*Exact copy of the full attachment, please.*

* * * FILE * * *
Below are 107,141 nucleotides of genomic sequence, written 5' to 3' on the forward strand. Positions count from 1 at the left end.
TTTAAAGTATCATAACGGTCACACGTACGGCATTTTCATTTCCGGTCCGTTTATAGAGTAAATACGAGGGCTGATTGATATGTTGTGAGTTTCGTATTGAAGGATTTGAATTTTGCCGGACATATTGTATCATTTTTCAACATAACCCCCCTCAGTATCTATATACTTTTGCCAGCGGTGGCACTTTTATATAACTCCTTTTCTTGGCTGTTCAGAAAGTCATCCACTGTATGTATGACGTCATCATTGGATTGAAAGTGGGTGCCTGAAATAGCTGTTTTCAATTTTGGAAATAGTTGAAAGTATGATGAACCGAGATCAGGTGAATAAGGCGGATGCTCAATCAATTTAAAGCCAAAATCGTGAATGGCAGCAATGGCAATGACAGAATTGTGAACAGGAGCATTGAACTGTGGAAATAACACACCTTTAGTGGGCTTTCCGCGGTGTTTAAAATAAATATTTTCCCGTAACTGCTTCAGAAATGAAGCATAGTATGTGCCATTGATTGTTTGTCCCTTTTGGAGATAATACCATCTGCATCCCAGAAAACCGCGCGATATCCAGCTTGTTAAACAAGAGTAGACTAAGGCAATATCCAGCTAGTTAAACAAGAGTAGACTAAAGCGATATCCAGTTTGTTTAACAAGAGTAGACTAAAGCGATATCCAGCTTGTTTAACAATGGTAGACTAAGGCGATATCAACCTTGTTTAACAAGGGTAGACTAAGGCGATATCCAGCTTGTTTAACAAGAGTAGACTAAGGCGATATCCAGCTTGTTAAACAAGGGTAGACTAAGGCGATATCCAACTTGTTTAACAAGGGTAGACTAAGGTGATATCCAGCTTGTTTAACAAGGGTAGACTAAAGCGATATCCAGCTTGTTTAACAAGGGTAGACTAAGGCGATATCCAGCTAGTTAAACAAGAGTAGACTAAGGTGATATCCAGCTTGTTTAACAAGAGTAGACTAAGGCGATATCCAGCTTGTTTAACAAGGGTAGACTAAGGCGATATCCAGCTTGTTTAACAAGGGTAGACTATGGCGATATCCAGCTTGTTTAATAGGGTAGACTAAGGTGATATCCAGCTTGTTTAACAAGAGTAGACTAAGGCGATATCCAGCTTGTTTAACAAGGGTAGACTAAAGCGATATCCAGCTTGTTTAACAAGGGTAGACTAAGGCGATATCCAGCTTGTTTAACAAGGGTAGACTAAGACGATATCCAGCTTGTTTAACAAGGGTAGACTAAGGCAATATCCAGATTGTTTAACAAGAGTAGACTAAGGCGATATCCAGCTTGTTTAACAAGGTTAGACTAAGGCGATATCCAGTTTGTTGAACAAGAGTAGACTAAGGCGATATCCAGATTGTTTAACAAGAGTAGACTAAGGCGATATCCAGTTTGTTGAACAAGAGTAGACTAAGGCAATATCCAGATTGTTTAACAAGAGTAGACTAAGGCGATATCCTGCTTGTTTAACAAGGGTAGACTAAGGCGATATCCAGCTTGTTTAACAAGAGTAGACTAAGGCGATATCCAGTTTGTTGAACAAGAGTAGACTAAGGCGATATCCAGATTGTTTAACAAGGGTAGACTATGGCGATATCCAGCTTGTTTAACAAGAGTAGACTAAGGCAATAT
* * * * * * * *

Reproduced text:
Below are 107,141 nucleotides of genomic sequence, written 5' to 3' on the forward strand. Positions count from 1 at the left end.
TTTAAAGTATCATAACGGTCACACGTACGGCATTTTCATTTCCGGTCCGTTTATAGAGTAAATACGAGGGCTGATTGATATGTTGTGAGTTTCGTATTGAAGGATTTGAATTTTGCCGGACATATTGTATCATTTTTCAACATAACCCCCCTCAGTATCTATATACTTTTGCCAGCGGTGGCACTTTTATATAACTCCTTTTCTTGGCTGTTCAGAAAGTCATCCACTGTATGTATGACGTCATCATTGGATTGAAAGTGGGTGCCTGAAATAGCTGTTTTCAATTTTGGAAATAGTTGAAAGTATGATGAACCGAGATCAGGTGAATAAGGCGGATGCTCAATCAATTTAAAGCCAAAATCGTGAATGGCAGCAATGGCAATGACAGAATTGTGAACAGGAGCATTGAACTGTGGAAATAACACACCTTTAGTGGGCTTTCCGCGGTGTTTAAAATAAATATTTTCCCGTAACTGCTTCAGAAATGAAGCATAGTATGTGCCATTGATTGTTTGTCCCTTTTGGAGATAATACCATCTGCATCCCAGAAAACCGCGCGATATCCAGCTTGTTAAACAAGAGTAGACTAAGGCAATATCCAGCTAGTTAAACAAGAGTAGACTAAAGCGATATCCAGTTTGTTTAACAAGAGTAGACTAAAGCGATATCCAGCTTGTTTAACAATGGTAGACTAAGGCGATATCAACCTTGTTTAACAAGGGTAGACTAAGGCGATATCCAGCTTGTTTAACAAGAGTAGACTAAGGCGATATCCAGCTTGTTAAACAAGGGTAGACTAAGGCGATATCCAACTTGTTTAACAAGGGTAGACTAAGGTGATATCCAGCTTGTTTAACAAGGGTAGACTAAAGCGATATCCAGCTTGTTTAACAAGGGTAGACTAAGGCGATATCCAGCTAGTTAAACAAGAGTAGACTAAGGTGATATCCAGCTTGTTTAACAAGAGTAGACTAAGGCGATATCCAGCTTGTTTAACAAGGGTAGACTAAGGCGATATCCAGCTTGTTTAACAAGGGTAGACTATGGCGATATCCAGCTTGTTTAATAGGGTAGACTAAGGTGATATCCAGCTTGTTTAACAAGAGTAGACTAAGGCGATATCCAGCTTGTTTAACAAGGGTAGACTAAAGCGATATCCAGCTTGTTTAACAAGGGTAGACTAAGGCGATATCCAGCTTGTTTAACAAGGGTAGACTAAGACGATATCCAGCTTGTTTAACAAGGGTAGACTAAGGCAATATCCAGATTGTTTAACAAGAGTAGACTAAGGCGATATCCAGCTTGTTTAACAAGGTTAGACTAAGGCGATATCCAGTTTGTTGAACAAGAGTAGACTAAGGCGATATCCAGATTGTTTAACAAGAGTAGACTAAGGCGATATCCAGTTTGTTGAACAAGAGTAGACTAAGGCAATATCCAGATTGTTTAACAAGAGTAGACTAAGGCGATATCCTGCTTGTTTAACAAGGGTAGACTAAGGCGATATCCAGCTTGTTTAACAAGAGTAGACTAAGGCGATATCCAGTTTGTTGAACAAGAGTAGACTAAGGCGATATCCAGATTGTTTAACAAGGGTAGACTATGGCGATATCCAGCTTGTTTAACAAGAGTAGACTAAGGCAATAT